Damien the Antichrist, now about to turn thirteen years old, finally learns of his destiny under the guidance of an unholy disciple of Satan. Meanwhile dark forces begin to eliminate all those who suspect the child's true identity.
The true stories that spawned the eerie tale of Damien, a small boy with an angelic face, whose very name still conjures up thoughts of Satan. This documentary shares spine-tingling ... See full summary »
A young couple moves in to an apartment only to be surrounded by peculiar neighbors and occurrences. When the wife becomes mysteriously pregnant, paranoia over the safety of her unborn child begins to control her life.
Seven years later, Damien Thorn is about to turn 13 and is just discovering who he really is, and what he is destined to do. Now living with his Aunt, Uncle, and cousin in a wealthy suburb of Chicago, Damien is in line to inherit everything from his family. Can Richard Thorn finish the job that Damien's father (Ambassador Robert Thorn) started?Written by
Mark J. Popp <firstname.lastname@example.org>
Some trivia/story lines state Damien to be 13 in this film. It takes place 7 years after the first film, in which Damien was 5. So he would be 12 here. See more »
When you've met one platoon leader, you've met them all.
Attention! Eyes front! Chest out! Stomach in!
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An abridged 6 second version of the Alfred Newman Fox fanfare is heard See more »
The original version was released uncut with a "Not under 16" rating in German cinemas in 1978, the 1983 VHS release was uncut as well. The 1992 VHS re-release was cut (ca. 3 minutes) due to the fact that in the 1980s the uncut version was put on the index for youth endangering media. Only in 2001 the film was removed from that index and the film was re-released uncut, again with a "Not under 16" rating. See more »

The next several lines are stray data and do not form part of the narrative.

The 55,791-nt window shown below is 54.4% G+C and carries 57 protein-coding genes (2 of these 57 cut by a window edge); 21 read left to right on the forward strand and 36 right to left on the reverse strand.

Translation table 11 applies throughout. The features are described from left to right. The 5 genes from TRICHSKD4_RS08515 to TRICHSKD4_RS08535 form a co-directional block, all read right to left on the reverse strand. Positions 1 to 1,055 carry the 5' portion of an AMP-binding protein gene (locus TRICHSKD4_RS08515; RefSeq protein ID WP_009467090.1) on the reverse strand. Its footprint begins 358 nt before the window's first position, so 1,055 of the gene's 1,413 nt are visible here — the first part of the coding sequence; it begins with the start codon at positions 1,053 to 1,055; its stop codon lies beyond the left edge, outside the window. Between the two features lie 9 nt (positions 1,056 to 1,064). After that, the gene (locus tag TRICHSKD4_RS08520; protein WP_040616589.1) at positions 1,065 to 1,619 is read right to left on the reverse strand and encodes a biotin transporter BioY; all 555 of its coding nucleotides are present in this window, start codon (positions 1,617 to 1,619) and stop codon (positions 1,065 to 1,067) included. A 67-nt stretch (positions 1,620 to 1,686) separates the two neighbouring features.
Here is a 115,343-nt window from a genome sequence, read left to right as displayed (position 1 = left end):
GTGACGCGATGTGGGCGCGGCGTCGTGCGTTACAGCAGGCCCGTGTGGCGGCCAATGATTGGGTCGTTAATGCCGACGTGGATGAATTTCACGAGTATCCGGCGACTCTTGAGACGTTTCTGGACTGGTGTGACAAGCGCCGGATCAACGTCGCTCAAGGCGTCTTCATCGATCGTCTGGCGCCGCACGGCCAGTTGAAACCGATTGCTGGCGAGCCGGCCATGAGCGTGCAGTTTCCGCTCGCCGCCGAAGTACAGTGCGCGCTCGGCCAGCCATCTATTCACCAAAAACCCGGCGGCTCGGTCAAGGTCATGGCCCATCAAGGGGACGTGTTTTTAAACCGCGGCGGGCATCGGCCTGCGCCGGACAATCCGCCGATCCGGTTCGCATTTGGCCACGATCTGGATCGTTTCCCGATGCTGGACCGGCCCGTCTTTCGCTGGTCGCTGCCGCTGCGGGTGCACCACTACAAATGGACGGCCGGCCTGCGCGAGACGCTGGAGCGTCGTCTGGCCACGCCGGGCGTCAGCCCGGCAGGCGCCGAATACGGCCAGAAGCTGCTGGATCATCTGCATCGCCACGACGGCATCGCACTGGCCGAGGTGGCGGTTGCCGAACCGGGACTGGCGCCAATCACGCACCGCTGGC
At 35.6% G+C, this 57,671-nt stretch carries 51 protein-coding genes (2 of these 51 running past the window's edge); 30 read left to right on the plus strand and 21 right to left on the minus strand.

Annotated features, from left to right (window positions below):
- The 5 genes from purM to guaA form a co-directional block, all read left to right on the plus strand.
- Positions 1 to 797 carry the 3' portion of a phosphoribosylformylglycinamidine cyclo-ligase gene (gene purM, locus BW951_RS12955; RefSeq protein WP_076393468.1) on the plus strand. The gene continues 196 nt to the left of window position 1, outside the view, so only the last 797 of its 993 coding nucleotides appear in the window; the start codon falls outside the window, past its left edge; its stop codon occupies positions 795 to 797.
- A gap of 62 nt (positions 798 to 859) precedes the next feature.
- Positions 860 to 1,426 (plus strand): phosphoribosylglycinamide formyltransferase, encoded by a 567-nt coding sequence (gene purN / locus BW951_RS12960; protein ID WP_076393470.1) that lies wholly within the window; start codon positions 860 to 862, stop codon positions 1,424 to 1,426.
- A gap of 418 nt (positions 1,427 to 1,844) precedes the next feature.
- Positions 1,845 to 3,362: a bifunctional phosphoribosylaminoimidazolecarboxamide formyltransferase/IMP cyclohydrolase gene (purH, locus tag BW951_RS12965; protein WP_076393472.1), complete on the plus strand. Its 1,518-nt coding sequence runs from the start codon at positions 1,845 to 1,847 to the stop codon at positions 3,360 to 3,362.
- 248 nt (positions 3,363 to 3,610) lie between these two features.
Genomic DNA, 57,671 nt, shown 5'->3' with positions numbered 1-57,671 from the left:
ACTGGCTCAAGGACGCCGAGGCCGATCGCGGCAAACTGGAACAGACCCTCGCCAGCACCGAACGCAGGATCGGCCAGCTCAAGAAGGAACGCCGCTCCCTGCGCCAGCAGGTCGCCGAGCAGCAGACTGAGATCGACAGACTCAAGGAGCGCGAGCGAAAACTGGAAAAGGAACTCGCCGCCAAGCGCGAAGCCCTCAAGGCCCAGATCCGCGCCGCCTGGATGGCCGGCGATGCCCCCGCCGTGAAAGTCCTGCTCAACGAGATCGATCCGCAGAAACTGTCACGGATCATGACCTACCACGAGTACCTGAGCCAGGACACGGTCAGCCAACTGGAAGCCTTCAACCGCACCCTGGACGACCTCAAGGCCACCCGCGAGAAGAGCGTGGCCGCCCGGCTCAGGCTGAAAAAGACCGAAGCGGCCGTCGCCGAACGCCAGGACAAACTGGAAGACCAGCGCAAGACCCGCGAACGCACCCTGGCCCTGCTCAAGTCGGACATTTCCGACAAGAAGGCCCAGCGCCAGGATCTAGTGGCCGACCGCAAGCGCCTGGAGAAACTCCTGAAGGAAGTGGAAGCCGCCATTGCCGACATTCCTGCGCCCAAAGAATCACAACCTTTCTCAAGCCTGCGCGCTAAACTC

"Damien Omen II" should of been in reality the third film in the "Omen Series". The producers for some reason decided to age up Damien which proved problematic for this film.
David Seltzer, who wrote the first film's screenplay, was asked by the producers to write the second. Seltzer refused as he had no interest in writing sequels. Years later, Seltzer commented that had he written the story for the second Omen, he would have set it the day after the first movie, with Damien a child living in The White House. With Seltzer turning down Omen II, producer Harvey Bernhard duly outlined the story himself, and Stanley Mann was hired to write the screenplay.
This film is a little slow. The original director (Mike Hodge) was replaced. Now how much material that he shot that ended up in the final film is unknown to me.
This film main problem is that there is almost no element of surprise discovery for the audience. The death scenes however are still effective (Even to this day) and it does scare you but not as much as the original did.
The film is worth watching because the film is has Adult Actors that know how to act.
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